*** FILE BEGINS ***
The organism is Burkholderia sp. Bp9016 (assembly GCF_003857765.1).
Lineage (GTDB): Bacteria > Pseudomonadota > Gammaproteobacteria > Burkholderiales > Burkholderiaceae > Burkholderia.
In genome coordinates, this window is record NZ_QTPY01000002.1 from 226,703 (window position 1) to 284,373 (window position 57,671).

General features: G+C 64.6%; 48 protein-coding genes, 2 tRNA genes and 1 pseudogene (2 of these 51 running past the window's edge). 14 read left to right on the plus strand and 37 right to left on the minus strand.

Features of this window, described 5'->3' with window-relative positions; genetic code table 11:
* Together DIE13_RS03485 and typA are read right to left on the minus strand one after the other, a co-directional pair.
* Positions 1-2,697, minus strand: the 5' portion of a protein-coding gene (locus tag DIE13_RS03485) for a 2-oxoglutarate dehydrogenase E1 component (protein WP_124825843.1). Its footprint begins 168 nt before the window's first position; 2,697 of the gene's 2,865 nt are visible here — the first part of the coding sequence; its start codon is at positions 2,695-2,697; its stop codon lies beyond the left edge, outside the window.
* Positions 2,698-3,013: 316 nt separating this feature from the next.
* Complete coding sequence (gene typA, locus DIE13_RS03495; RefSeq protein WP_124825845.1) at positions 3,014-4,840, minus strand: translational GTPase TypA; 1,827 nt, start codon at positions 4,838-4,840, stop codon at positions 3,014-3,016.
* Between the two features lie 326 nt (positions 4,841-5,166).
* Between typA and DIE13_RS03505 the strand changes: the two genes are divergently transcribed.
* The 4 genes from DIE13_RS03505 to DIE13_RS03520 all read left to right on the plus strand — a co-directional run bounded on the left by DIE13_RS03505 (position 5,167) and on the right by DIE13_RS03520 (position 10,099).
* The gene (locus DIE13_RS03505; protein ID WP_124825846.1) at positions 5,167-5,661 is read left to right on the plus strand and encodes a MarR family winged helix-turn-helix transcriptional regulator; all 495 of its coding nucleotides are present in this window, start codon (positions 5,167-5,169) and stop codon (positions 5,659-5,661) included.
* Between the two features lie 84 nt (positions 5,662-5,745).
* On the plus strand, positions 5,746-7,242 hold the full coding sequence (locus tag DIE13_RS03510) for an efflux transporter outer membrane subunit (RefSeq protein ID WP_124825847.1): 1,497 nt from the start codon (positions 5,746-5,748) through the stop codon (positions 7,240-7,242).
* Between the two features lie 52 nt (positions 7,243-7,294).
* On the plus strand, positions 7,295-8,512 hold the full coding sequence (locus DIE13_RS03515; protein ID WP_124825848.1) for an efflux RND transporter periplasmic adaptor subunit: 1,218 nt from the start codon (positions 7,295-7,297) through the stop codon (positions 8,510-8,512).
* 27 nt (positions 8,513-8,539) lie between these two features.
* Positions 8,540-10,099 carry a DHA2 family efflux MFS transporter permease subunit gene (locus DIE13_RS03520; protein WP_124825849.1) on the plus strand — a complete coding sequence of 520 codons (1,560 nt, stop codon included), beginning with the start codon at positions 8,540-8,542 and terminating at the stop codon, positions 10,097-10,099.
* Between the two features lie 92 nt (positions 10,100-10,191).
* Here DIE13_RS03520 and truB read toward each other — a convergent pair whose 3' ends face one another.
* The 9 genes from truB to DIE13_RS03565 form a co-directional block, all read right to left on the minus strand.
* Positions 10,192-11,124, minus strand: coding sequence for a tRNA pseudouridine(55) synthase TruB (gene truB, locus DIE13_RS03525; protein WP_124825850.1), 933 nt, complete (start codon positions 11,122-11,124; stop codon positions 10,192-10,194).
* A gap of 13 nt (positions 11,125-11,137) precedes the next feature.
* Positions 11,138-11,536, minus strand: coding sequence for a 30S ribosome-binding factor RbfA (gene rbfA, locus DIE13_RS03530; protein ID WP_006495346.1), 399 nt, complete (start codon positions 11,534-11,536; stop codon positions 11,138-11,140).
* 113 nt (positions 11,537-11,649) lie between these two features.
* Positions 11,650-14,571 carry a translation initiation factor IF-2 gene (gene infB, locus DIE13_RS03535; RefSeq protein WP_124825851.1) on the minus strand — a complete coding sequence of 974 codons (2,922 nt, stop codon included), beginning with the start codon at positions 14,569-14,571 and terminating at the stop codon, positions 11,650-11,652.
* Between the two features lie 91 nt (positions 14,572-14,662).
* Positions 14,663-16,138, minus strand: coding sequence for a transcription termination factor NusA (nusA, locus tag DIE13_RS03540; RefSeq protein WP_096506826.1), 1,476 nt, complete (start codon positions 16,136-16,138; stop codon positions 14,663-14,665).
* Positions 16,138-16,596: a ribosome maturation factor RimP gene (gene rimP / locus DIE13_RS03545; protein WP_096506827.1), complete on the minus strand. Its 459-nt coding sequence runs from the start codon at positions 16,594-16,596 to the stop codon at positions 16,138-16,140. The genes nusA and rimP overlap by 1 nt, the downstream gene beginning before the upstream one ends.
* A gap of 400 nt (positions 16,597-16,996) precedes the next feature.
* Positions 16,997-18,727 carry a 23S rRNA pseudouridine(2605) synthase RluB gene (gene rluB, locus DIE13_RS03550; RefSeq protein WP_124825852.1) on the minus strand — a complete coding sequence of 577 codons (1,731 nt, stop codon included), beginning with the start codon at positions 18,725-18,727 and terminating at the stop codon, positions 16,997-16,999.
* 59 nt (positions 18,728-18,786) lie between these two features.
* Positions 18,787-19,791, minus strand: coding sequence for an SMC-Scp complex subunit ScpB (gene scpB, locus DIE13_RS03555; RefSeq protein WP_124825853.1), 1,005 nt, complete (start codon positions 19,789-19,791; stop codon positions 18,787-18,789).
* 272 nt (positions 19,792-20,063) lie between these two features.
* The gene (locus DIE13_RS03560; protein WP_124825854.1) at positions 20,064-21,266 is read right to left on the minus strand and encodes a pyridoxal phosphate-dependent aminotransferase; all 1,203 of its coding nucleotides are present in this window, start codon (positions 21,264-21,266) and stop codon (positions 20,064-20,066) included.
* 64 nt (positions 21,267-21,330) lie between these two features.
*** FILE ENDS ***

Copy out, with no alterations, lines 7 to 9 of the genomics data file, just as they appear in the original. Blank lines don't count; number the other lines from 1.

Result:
* Positions 1-2,697, minus strand: the 5' portion of a protein-coding gene (locus tag DIE13_RS03485) for a 2-oxoglutarate dehydrogenase E1 component (protein WP_124825843.1). Its footprint begins 168 nt before the window's first position; 2,697 of the gene's 2,865 nt are visible here — the first part of the coding sequence; its start codon is at positions 2,695-2,697; its stop codon lies beyond the left edge, outside the window.
* Positions 2,698-3,013: 316 nt separating this feature from the next.
* Complete coding sequence (gene typA, locus DIE13_RS03495; RefSeq protein WP_124825845.1) at positions 3,014-4,840, minus strand: translational GTPase TypA; 1,827 nt, start codon at positions 4,838-4,840, stop codon at positions 3,014-3,016.